Finally, Plaintiff argues that the ALJ’s assessment of his residual functional capacity
did not take account of Plaintiff’s “true mental and cognitive abilities,” including his
problems with math, reading, writing, answering questions, and recalling dates. (Doc. #
11-1 at 12). Specifically, Plaintiff argues that the residual functional capacity should have
included that Plaintiff “could benefit from supervised training and would not be able to
manage his own funds,” an opinion of the state agency physician Dr. Edwards. (Id. at 13).
But the residual functional capacity determination specified that Plaintiff “is limited to
simple, routine work, without high stress, defined as no production rates or strict time limits
and only occasional contact with the public.” (Tr. 21-22). That conclusion is supported by
substantial evidence, and there is no need to include other information.
The ALJ’s opinion at Step 5 is not supported by substantial
Plaintiff’s second claim of error is that the VE’s testimony in response to the ALJ’s
hypothetical at Step 5 cannot serve as substantial evidence because the hypothetical did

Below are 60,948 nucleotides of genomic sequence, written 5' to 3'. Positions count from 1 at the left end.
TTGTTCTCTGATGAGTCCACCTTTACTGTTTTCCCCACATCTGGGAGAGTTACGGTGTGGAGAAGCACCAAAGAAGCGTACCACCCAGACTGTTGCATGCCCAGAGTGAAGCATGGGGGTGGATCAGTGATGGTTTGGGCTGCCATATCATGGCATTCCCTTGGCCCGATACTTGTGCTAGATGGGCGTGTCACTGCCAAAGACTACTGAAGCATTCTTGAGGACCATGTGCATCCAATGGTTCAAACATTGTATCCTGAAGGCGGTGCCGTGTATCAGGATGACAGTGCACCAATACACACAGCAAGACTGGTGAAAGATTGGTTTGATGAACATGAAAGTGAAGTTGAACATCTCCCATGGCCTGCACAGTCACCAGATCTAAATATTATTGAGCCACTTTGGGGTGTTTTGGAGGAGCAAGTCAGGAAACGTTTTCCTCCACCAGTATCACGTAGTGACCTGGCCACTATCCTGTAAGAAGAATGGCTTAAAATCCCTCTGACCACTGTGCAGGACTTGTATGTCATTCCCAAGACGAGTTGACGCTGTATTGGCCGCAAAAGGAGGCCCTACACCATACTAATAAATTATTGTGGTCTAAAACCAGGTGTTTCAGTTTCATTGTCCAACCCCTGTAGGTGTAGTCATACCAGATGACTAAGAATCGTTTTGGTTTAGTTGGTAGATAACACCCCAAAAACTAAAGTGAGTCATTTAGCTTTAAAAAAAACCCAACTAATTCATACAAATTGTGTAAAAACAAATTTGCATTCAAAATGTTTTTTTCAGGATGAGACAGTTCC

not accurately portray Plaintiff’s mental and physical impairments.
hypothetical was based on the residual functional capacity determination and because that
determination was supported by substantial evidence, this argument fails. See Jones, 336
F.3d at 477-48 (“[I]t was entirely proper for the ALJ to present the vocational expert with
the hypothetical he constructed, which did not reflect Ms. Jones’s complaints, including the
constant crying spells, since the hypothetical was supported by substantial evidence in the
Finally, Plaintiff argues that the ALJ erred by misidentifying his level of education as
“limited” (a 7th to 11th grade level, 20 C.F.R. § 404.1564(b)(3)), instead of “marginal” (6th
grade level or below, 20 C.F.R. § 404.1564(b)(2)), when the “marginal” determination was
in the previous ALJ’s decision and the ALJ did not explain her departure from the prior
conclusion. (Tr. 24, 38). Plaintiff testified at his hearing that he quit school in the fifth
grade, at age 14, and that he only attended school two or three days a week because he
could not do the work. (Tr. 811, 824-25). There is also record evidence that he had
difficulty with math and could not calculate 3 plus 4, 7 times 9, or $1 minus 17 cents. (Tr.
475, 478). The Commissioner does not dispute that the ALJ misidentified the educational